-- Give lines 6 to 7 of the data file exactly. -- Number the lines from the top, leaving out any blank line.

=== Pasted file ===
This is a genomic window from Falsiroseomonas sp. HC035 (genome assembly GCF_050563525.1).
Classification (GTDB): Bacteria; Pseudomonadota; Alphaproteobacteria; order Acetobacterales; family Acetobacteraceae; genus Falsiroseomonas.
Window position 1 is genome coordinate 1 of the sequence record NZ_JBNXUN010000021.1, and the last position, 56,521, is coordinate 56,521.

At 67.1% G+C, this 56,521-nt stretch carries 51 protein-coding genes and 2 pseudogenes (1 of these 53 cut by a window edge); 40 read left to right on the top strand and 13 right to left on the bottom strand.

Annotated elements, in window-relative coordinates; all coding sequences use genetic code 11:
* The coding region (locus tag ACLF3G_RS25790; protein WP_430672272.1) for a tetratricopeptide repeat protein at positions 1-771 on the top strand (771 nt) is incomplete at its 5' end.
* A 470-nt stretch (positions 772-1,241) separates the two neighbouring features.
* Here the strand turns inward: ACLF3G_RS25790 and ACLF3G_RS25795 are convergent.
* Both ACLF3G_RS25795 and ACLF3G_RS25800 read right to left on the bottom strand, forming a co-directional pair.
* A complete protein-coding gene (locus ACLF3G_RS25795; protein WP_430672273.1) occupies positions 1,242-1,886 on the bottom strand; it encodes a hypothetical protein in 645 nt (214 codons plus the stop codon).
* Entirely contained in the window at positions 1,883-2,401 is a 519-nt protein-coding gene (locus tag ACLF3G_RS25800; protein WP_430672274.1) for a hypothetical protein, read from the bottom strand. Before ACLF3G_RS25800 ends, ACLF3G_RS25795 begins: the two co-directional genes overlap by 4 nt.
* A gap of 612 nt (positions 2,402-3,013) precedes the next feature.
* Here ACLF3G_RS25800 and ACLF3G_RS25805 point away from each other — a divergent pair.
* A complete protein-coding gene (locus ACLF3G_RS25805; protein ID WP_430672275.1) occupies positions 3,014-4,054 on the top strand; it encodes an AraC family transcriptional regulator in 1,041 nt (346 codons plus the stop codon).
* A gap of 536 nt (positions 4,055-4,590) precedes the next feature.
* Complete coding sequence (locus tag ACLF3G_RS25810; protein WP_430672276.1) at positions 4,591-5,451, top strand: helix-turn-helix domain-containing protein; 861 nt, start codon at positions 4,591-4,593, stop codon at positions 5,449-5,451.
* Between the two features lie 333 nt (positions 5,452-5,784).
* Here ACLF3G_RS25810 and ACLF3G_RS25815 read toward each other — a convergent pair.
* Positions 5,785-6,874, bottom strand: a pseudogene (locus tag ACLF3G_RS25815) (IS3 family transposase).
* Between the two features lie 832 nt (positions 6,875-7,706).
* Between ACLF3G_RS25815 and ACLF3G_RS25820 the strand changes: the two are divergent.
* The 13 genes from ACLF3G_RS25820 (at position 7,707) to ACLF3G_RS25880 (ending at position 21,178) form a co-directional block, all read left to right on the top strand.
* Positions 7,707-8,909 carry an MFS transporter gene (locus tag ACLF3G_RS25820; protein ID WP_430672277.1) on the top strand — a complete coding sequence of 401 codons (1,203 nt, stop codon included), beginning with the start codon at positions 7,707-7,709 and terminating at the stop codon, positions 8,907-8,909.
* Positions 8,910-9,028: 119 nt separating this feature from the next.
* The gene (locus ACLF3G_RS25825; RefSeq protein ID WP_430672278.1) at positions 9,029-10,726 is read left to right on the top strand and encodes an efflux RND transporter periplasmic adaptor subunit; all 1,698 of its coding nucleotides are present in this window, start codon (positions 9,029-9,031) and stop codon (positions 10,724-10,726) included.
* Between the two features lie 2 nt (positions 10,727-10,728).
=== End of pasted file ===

* The coding region (locus tag ACLF3G_RS25790; protein WP_430672272.1) for a tetratricopeptide repeat protein at positions 1-771 on the top strand (771 nt) is incomplete at its 5' end.
* A 470-nt stretch (positions 772-1,241) separates the two neighbouring features.